Le Chic En Rose

Diaries of an independent traveller

Heading back along the Trans-Canada Highway towards Vancouver we stopped off for a break at the Spiral Tunnels look-out point west of Lake Louise. Now back across the border in British Colombia (clocks go back an hour to Pacific Time) we were retracing some of the journey we had made on the Rocky Mountaineer (see here and here).

One memorable part of the rail journey passes through a series of tunnels that twist and switch back on themselves as they wend their way under the appropriately named Big Hill. The Canadian Pacific Railway wanted to cut through Kicking Horse Pass in the Yoho National Park en route to the west coast. The “hill”, near the tiny settlement of Field, was by far the most difficult and treacherous part of the track and a decision was made to upgrade to a tunnel system in the early 20th century.

Why did the pass get its unusual name? Originally the area was explored by the Palliser Expedition between 1857 and 1860. An unfortunate incident occurred when Dr James Hector, the surgeon to the expedition, was out and about and somehow got himself kicked by his horse. Believing him to be dead his fellow adventurers dug a grave for him but he regained consciousness at the 11th hour (well that’s what he told everyone later)! Maybe the horse had got totally fed up with having to ride through the dense and mountainous terrain and vented its frustration on its master. Anyway the moniker stuck and it remains Kicking Horse Pass to this day.

Journeying in the train it reminded us of the switchback system used on many of the Swiss railways we’ve travelled on where you go into a tunnel in one direction and come out again going the opposite way – somewhat disorientating! From what our guides told us on the Rocky Mountaineer, the Swiss engineering system was indeed the inspiration. You get a sense of the achievement when you look out across the pass that appears almost impassable when viewed from above.

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Despite the improvements the Kicking Horse Pass area remains a challenging route for trains till this day. I was quite shocked to read the following whilst researching this post (taken from the Wikipedia article on the Big Hill and Spiral Tunnels that I’ve linked previously).

The most recent derailment occurred on February 4, 2019, when Canadian Pacific train 301 was proceeding westward to Vancouver. 99 cars and 2 locomotives derailed at Mile 130.6, just outside of the western portal of Upper Spiral Tunnel. The train crew consisted of a locomotive engineer, a conductor and a conductor trainee. The three crew members were killed.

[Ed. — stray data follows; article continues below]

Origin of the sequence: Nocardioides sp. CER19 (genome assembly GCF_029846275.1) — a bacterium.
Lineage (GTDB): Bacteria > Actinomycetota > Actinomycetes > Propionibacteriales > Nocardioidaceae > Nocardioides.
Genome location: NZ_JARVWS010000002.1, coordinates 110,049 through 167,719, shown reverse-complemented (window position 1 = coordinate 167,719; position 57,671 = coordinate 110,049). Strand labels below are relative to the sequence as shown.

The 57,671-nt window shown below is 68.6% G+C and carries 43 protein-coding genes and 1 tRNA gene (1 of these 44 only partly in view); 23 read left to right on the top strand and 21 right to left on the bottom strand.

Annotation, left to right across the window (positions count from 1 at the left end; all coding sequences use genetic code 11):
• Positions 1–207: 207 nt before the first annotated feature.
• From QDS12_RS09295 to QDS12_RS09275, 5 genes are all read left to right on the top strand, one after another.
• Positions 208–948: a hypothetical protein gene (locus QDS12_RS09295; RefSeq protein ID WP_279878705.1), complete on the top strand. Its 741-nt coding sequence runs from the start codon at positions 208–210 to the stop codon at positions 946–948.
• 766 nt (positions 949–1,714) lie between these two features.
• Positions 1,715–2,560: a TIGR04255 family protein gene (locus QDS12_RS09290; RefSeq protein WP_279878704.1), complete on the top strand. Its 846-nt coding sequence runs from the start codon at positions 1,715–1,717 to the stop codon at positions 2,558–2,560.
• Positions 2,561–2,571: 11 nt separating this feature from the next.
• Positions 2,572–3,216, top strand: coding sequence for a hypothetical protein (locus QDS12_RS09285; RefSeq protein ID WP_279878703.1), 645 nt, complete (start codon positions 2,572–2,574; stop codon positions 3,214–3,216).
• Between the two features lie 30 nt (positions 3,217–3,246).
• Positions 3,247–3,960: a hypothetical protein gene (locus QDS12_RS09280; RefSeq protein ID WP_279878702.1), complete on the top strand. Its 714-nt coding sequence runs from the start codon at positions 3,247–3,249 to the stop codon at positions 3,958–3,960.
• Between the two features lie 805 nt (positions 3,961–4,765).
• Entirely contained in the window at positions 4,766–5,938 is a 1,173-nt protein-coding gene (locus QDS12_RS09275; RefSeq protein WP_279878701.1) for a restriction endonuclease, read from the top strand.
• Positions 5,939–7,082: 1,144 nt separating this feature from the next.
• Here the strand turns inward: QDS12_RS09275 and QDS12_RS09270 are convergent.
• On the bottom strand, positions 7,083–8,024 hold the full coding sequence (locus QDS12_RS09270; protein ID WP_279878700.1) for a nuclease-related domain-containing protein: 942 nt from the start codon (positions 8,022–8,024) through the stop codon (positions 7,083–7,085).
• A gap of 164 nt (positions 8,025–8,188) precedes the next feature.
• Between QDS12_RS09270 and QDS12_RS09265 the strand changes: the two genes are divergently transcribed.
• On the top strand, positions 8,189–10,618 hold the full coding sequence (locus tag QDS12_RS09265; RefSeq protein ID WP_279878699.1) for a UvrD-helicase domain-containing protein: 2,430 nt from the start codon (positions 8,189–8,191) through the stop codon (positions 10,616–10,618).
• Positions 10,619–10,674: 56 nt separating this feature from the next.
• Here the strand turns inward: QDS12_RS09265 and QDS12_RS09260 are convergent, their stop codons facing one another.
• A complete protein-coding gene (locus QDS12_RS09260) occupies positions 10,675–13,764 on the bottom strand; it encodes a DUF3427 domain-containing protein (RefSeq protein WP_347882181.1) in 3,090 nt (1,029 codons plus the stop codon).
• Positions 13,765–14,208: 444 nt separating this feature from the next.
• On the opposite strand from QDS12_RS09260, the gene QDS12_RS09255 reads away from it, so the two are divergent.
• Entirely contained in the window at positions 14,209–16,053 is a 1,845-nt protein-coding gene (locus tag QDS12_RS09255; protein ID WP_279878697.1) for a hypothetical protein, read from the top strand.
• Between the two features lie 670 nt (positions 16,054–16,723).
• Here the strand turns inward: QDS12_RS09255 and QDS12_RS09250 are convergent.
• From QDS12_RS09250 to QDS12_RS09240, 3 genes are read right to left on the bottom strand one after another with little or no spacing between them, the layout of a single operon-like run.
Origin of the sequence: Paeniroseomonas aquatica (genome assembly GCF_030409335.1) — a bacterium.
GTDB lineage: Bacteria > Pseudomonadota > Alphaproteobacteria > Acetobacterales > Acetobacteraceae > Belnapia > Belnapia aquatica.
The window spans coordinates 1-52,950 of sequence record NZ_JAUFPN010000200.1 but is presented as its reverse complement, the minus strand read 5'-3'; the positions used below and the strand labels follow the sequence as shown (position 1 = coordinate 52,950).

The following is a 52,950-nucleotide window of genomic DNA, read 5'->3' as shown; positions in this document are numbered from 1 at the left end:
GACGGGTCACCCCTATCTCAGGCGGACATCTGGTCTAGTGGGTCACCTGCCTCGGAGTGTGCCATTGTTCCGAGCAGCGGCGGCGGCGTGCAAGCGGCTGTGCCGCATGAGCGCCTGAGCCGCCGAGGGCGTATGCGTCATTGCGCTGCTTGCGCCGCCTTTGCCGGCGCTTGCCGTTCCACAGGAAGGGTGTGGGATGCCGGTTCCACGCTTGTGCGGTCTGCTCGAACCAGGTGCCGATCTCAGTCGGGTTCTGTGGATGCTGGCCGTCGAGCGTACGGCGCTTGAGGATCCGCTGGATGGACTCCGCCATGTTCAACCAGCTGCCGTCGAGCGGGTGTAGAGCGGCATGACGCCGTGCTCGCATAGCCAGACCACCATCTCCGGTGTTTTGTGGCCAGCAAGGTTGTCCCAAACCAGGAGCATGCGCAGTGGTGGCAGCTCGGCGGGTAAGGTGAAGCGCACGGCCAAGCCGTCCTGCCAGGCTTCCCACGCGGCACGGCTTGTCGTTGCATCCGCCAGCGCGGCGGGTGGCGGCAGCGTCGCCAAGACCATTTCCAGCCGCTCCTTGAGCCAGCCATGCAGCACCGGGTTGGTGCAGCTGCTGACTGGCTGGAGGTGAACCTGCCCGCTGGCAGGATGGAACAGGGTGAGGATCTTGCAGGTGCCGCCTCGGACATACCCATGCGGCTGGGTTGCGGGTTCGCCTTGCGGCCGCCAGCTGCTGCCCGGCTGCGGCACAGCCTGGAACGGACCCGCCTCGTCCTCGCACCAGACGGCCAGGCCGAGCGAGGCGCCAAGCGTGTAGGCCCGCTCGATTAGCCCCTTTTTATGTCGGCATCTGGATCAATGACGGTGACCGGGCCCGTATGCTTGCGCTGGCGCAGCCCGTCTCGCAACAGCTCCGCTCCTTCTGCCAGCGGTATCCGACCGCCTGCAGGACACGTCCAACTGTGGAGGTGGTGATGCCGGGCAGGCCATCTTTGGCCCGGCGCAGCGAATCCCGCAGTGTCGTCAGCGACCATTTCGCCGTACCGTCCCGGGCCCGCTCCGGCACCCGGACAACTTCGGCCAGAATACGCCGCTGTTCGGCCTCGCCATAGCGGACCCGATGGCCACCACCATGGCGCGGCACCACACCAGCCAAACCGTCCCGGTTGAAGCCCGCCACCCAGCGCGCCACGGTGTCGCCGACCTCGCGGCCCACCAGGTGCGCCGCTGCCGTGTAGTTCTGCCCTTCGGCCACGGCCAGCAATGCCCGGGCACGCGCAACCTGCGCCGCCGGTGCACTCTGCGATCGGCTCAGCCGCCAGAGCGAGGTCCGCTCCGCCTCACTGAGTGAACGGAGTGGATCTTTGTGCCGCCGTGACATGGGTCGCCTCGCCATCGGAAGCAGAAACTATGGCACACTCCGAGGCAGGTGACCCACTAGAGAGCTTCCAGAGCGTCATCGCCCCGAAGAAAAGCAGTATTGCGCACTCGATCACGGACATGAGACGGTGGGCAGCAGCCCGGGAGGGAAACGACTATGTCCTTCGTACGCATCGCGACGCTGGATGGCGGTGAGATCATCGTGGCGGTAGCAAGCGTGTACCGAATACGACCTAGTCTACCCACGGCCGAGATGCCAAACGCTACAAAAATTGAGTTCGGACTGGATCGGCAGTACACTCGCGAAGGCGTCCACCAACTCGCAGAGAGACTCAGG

One can only admire the efforts and sacrifices made by the pioneering rail engineers all those years ago.

 

Copyright © 2019 Rosemary Thomas Le Chic En Rose. All rights reserved

7 thoughts on “Yoho National Park – Kicking Horse Pass and the Spiral Tunnels

  1. We observed the tunnels on our first visit back in the 90s – it looks as though they have hugely increased the amount of information, which is good. Not sure how keen i’d be on the train after reading about the derailment 😟.

    Liked by 1 person

    1. We found the information signs very useful in explaining the background Anabel – it was really well done. We’d already had some of the history explained to us on the train ride a few days earlier. I must say it was a very steep gradient to cover in a relatively short time for a train – you really got a sense of the incline. We were going east, which was uphill. The accident occurred going downhill. I also read the recent news reports and it was quite horrific – the huge freight train just went completely out of control down the hill, derailed and ended up in the Kicking Horse River. Very shocking 😦 Am sure they will be mindful of putting as many safety precautions in place as possible especially with the start of the 2019 Rocky Mountaineer season next month.

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        1. Yes tragic for those involved.

          Liked by 1 person

  2. Good story. The origin of names is nearly always fascinating. We went on one of those corkscrew trains in the Black Forest.

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    1. I love trains and have been on quite a few in the Alps. The Black Forest one sounds lovely too. The sheer drops down the side are breathtaking – sometimes it’s best not to look down though! Very shocked by the derailment, just not what you expect 😟

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